The view from the mountaintop is always better if it can be savoured with the folks who helped you ascend, and the people you love.
So when the Kansas City Chiefs asked offensive lineman Laurent Duvernay-Tardif where he would like to have his Super Bowl championship ring delivered, he opted to have it sent to Gaspé, where he was vacationing with his family and a few close friends.
"It was clear to me that I couldn't open that package by myself," Duvernay-Tardif said in a video conference with reporters Wednesday. "I was on holidays in the Gaspésie … I thought it would be fun to open it at the far end of Quebec with a bunch of friends who aren't used to celebrating major occasions like that with me in Montreal."
Nice thought. It turned into a bit of an adventure.
The courier company indicated the package would be delivered last Thursday, he said in a video posted to Instagram, but by late Friday afternoon it still hadn't arrived.
Duvernay-Tardif isn't the sort of person to wait around (not content to simply play NFL football, he graduated from McGill University's medical school in 2018). The hunt was on.
First, he drove over to the supermarket that is the official depot for the messenger service. They directed him to a subcontractor's warehouse nearby.
When he got there, he was greeted by a locked door. But then someone from an adjacent bread delivery business said "you should call J.-C.," the person who runs the place. Digits were quickly dialled, and after a short conversation the warehouse's manager hopped in his car and drove back down to the building from a neighbouring town.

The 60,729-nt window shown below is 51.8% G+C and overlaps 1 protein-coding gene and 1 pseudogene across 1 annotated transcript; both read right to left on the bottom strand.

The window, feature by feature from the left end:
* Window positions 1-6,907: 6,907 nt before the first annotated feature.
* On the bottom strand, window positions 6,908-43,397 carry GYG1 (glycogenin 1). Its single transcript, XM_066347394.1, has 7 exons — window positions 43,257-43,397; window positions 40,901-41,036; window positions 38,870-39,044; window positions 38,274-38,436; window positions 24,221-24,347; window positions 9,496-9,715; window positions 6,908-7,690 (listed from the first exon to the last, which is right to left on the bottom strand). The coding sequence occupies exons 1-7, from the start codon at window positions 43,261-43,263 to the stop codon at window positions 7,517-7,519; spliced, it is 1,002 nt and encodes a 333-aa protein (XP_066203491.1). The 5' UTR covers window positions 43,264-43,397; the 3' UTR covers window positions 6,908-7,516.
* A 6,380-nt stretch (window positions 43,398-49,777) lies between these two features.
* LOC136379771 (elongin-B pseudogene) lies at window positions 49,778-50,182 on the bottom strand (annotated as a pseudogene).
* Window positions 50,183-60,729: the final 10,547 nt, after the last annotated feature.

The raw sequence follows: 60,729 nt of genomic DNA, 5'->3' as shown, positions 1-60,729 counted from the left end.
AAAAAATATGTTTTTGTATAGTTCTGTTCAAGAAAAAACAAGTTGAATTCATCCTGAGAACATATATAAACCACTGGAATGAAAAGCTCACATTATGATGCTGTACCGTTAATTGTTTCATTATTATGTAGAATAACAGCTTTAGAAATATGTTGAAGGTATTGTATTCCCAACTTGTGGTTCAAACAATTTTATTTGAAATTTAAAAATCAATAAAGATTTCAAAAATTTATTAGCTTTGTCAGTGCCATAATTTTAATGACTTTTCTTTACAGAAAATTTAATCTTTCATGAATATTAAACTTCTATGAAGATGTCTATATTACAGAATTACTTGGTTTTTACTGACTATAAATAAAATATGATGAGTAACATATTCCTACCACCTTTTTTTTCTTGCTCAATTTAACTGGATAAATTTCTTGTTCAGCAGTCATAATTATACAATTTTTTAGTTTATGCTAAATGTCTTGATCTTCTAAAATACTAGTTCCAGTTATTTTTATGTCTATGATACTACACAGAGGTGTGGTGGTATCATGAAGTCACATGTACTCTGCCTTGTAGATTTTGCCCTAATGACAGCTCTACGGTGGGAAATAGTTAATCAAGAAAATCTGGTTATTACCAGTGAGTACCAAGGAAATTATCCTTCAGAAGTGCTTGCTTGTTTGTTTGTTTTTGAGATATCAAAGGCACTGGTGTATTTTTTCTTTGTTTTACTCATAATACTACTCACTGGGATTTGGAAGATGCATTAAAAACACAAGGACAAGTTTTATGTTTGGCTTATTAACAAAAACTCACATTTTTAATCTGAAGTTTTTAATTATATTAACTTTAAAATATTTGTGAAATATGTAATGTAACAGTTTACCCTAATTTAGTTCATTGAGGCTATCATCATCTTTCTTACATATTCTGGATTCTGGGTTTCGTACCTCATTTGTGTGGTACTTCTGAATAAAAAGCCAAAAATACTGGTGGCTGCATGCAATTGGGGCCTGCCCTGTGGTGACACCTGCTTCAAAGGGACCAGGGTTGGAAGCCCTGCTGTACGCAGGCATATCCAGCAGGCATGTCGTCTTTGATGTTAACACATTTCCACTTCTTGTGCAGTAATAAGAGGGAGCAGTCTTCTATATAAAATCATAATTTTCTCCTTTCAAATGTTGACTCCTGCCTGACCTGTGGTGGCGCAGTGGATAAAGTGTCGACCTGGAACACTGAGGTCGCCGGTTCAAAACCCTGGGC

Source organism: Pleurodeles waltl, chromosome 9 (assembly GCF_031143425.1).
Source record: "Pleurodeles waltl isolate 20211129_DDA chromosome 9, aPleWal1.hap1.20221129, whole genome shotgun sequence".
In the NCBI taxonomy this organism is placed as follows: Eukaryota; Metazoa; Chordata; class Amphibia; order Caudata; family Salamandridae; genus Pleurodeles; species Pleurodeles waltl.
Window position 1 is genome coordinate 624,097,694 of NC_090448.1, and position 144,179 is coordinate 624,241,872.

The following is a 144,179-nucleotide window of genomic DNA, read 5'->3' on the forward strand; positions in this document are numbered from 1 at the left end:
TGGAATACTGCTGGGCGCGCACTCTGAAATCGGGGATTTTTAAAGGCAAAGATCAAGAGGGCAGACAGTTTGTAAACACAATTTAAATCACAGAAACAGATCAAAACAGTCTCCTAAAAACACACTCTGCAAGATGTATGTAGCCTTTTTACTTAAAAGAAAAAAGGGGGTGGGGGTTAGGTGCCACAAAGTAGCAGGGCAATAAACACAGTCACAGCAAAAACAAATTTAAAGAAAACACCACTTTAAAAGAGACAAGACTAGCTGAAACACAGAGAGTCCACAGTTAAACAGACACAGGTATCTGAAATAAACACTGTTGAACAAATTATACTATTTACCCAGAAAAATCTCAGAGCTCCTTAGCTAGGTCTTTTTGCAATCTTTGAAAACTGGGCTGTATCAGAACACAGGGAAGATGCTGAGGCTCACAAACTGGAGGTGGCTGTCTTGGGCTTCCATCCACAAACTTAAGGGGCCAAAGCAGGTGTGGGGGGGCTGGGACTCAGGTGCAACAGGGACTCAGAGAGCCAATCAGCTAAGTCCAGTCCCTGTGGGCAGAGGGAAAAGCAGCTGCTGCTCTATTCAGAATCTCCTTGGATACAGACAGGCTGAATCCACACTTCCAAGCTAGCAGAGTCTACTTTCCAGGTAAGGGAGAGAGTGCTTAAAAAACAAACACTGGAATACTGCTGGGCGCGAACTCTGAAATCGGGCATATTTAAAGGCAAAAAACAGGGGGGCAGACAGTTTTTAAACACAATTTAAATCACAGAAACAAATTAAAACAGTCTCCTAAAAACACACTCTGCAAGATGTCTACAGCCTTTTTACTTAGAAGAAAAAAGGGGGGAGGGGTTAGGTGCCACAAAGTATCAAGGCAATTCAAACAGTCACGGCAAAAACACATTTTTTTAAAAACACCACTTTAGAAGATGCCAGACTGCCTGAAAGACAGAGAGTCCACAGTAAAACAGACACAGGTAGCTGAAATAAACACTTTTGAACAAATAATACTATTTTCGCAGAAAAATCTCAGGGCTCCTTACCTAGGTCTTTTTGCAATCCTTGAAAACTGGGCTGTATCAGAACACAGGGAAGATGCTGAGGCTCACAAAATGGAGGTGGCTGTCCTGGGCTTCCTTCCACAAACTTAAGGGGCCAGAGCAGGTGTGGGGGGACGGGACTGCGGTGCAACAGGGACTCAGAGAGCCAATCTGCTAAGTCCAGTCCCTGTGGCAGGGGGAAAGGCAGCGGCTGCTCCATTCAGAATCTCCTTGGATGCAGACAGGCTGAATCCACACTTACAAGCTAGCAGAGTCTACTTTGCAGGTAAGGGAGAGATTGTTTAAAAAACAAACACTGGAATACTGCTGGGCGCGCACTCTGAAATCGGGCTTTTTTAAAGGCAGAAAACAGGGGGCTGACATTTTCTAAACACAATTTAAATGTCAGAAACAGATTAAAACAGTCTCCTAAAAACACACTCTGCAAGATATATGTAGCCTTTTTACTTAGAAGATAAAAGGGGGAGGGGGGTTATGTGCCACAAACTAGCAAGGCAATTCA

"The person who's in charge of the office was at home, but he came back in to help me find the package," Duvernay-Tardif said.
Together, they looked through mounds of boxes that had arrived on a truck from Quebec City late the previous evening. Eventually, they found the precious cargo.
"As a proactive kind of person, I looked for it until I found it," Duvernay-Tardif said.
The Super Bowl champ has a longstanding attachment to the Gaspé region. Living in Mont-Saint-Hilaire, he grew up in a nautical family and spent several summers there as a sailing instructor. He has also stolen away to the area for short getaways after pandemic travel restrictions were lifted.
It was a natural choice for a celebratory weekend escape.
"My parents were there, (girlfriend) Florence (Dubé-Moreau) was there, my friends were there," he said. "It was a way to celebrate with all of them, which I hadn't had the chance to do … in the last six months."
The six-feet-two-inches, 320-pound Duvernay-Tardif had an eventful visit to the region. On Labour Day, he joined the crew of a lobster boat (the owner is a friend) which also has a licence to catch tuna.
It was a successful outing.
In his call with reporters, Duvernay-Tardif described the two-hour struggle to land his catch as "pretty incredible, emotional even."
"I'm not much of a fisherman … I really enjoyed the experience." he said. "And afterward they told me it was just a little tuna because it was only 500 pounds. I thought it was pretty big, but apparently they can get a lot bigger."